Earlier this month, I sat through a 3-D showing of Martin Scorsese’s new movie, Hugo. I was surprised to find myself distracted by discomfort. Every twenty minutes or so I had to close my eyes to give them a rest. By the end of the film, I had a big headache. I’m not the only one who’s run into this problem. Stereoscopic projection, the sort that’s standard in cinemas, is hard on the brain. The main culprit, according to researchers and cinematographers, is that the illusion creates conflict between two key processes in vision. While our eyes focus on the plane of the screen, they must orient themselves to converge between the screen and the viewer.
Holographic video, which is capable of creating virtual images that are truly three-dimensional, has long been a tantalizing alternative to today’s 3-D display technology. But it's been moving forward in fits and starts. Every once in a while, a new development in holographic display will make the headlines. But the real quarry – truly immersive video – is still a far-off dream. After years of work, the best holographic video displays are still quite bulky, slow, and blurry.
Take the news in January out of MIT’s Object-Based Media Group, which rigged a Kinect camera to capture three-dimensional data at a record-setting rate of 15 frames per second. That’s fast for holographic video capture, about half of what’s needed to create the perception of continuous motion on a television set. But the resulting holographic images, which were made by sending light through tunable crystals, didn’t really complete the loop. I have tried, but I must admit I can’t really see Princess Leia at all in the team’s recent demo.
A group at the European research firm Imec suspects semiconductors could come to the rescue. Researchers there have hatched a scheme to construct holographic displays by shining laser light on microelectromechanical systems (MEMS) platforms capable of moving up and down like small, reflective pistons. Each pixel, which would have a spring-like mechanism attached to it, could be pulled down or released by applying or removing a voltage.
Making moving holograms
When I visited Imec headquarters in Leuven, Belgium in October, the firm was showing off the very first stage of this technology, a MEMS-less chip containing a fixed image of Imec’s new research building. The chips were made by growing a layer of silicon oxide onto silicon wafer and then selectively etching away square patches of the silicon oxide to create a pre-programmed, checkerboard-like pattern in which etched-away pixels were about 150 nanometers or so lower than their neighbors. The entire chip was then topped with a reflective coating of aluminum.
When laser light shines on the chip, it bounces off of the boundary between adjacent pixels at an angle. Across the chip, this diffracted light interferes constructively and destructively to create a 3-D picture.
The team hopes to make these holographic pictures move by swapping fixed structures for moving pixels – small mirrored platforms that can move up and down many times a second to create a moving projection.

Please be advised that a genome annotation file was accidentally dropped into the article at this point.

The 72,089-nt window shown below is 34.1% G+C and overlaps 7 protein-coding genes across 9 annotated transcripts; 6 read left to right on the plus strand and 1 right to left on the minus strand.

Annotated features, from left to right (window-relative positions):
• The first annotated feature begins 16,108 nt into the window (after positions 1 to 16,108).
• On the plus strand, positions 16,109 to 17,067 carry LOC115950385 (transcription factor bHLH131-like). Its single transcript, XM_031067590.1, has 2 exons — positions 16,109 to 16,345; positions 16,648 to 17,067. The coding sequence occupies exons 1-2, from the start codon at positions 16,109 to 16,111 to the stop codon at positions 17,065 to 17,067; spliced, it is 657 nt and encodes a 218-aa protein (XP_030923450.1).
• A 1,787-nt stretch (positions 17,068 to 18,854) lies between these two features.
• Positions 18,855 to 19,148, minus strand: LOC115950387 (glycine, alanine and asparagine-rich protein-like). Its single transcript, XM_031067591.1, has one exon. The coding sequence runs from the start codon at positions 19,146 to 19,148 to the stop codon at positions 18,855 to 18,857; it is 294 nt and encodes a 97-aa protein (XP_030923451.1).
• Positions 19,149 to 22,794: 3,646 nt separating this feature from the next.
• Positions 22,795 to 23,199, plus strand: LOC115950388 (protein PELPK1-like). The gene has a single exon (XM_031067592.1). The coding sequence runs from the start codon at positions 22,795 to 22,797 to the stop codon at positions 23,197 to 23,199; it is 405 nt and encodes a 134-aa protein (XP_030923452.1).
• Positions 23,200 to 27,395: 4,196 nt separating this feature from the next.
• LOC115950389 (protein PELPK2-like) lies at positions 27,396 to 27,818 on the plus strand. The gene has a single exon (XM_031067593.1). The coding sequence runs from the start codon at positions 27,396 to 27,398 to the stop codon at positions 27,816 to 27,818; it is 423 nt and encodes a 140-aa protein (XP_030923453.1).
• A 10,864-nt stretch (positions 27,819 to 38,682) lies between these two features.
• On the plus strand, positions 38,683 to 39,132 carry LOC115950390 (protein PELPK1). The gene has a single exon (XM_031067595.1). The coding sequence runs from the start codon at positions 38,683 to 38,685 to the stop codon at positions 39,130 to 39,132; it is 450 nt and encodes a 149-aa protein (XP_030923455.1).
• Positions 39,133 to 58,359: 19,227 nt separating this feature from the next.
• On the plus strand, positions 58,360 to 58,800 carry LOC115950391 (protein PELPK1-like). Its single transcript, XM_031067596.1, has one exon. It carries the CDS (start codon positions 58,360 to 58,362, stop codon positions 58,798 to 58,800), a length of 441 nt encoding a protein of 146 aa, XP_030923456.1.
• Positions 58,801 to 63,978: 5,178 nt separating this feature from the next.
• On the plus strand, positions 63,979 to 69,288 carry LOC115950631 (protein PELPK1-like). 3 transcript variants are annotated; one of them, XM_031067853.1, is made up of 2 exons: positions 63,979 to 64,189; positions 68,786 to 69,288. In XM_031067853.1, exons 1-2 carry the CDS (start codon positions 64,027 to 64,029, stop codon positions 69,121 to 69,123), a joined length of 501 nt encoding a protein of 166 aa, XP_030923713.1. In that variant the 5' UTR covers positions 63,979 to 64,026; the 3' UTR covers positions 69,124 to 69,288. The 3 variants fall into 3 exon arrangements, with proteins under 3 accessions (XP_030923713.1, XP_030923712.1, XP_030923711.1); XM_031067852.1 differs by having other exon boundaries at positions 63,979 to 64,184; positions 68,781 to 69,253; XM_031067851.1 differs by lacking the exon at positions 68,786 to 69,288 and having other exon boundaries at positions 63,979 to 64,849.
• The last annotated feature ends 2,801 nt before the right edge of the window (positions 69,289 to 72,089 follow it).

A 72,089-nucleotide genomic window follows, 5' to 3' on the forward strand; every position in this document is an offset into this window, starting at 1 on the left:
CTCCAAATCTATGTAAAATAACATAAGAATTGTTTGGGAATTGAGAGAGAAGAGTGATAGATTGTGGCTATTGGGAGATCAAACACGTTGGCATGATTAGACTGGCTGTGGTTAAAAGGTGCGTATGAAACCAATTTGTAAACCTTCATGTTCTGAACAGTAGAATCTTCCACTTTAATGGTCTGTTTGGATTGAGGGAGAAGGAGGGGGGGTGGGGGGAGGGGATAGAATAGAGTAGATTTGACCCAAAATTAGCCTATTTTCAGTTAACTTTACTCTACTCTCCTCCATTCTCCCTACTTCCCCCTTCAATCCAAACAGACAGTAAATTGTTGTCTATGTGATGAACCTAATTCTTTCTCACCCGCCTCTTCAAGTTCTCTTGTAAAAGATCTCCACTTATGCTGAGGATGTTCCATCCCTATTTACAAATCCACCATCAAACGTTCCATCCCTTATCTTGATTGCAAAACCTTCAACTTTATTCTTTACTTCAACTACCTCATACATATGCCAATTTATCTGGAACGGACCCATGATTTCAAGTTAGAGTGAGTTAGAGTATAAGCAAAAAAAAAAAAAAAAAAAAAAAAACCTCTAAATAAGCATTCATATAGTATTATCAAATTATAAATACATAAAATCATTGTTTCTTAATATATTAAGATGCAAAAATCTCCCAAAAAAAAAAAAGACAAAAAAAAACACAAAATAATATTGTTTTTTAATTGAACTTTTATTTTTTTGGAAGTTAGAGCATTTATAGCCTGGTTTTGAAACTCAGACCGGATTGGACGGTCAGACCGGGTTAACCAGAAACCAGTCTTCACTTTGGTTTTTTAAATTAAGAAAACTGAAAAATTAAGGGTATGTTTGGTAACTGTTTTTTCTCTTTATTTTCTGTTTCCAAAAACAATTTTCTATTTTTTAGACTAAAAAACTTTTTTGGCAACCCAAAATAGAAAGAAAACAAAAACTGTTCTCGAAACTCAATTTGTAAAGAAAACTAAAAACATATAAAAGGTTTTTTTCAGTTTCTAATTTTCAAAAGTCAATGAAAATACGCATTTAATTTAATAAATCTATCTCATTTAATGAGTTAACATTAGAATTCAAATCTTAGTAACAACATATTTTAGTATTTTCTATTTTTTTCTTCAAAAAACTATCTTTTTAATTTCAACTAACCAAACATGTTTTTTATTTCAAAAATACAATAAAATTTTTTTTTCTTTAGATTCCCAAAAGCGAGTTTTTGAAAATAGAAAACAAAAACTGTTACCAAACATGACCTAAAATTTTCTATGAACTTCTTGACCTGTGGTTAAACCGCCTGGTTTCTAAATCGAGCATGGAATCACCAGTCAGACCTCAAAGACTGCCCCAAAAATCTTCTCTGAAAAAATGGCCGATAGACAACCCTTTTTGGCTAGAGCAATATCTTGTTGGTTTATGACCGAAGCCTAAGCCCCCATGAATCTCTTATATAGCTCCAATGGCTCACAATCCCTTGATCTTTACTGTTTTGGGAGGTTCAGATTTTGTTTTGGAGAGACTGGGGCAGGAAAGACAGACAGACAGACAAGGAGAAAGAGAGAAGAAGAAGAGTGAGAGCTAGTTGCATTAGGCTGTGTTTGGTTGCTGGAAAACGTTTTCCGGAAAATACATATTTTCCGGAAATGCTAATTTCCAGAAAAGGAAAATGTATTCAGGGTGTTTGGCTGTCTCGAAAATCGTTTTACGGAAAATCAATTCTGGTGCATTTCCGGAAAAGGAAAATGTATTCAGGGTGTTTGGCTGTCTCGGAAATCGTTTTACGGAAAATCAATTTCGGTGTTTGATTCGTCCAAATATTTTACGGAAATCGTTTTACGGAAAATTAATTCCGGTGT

Doing this is no small feat, says Richard Stahl, senior researcher of Imec’s research group on vision systems. To get the diffraction needed to make a holographic image, each MEMS structure must be smaller than the wavelength of light that shines on the chip, which in this case means each structure must be about 0.5 by 0.5 micron-wide, less than a tenth the size of the MEMS structures the firm currently makes. Each pixel must also be able to move up or down by a hundred or so nanometers without colliding with its neighbors.
By building the structures out of a mix of silicon and germanium, which the company has already used to make tiltable MEMS mirrors, Imec expects to be able to integrate the data-handling logic needed to control the structures directly beneath the pixels themselves. That should make it relatively easy to make fast displays, Stahl says. The team hopes to construct the first, proof-of-concept moving structures beginning around the middle of 2012, with the hope of graduating on to constructing entire chips tiled with the MEMS structures.
Even if these sorts of chips can be made, the cost of replacing a theater projection system with a screen full of MEMS will likely keep this technology small for quite some time. But when I visited Imec, my guide, program manager Francesco Pessolano, told me we could be about 5 years away from letter-size displays containing about 400 billion moving pixels. I conducted a short (2-D) video interview with Pessolano when I visited Leuven. Here he is describing the technology:
Note: I visited Imec headquarters during the company’s annual forum for technology reporters. My travel expenses were partly subsidized by the company.
Rachel Courtland, an unabashed astronomy aficionado, is a former senior associate editor at Spectrum. She now works in the editorial department at Nature. At Spectrum, she wrote about a variety of engineering efforts, including the quest for energy-producing fusion at the National Ignition Facility and the hunt for dark matter using an ultraquiet radio receiver. In 2014, she received a Neal Award for her feature on shrinking transistors and how the semiconductor industry talks about the challenge.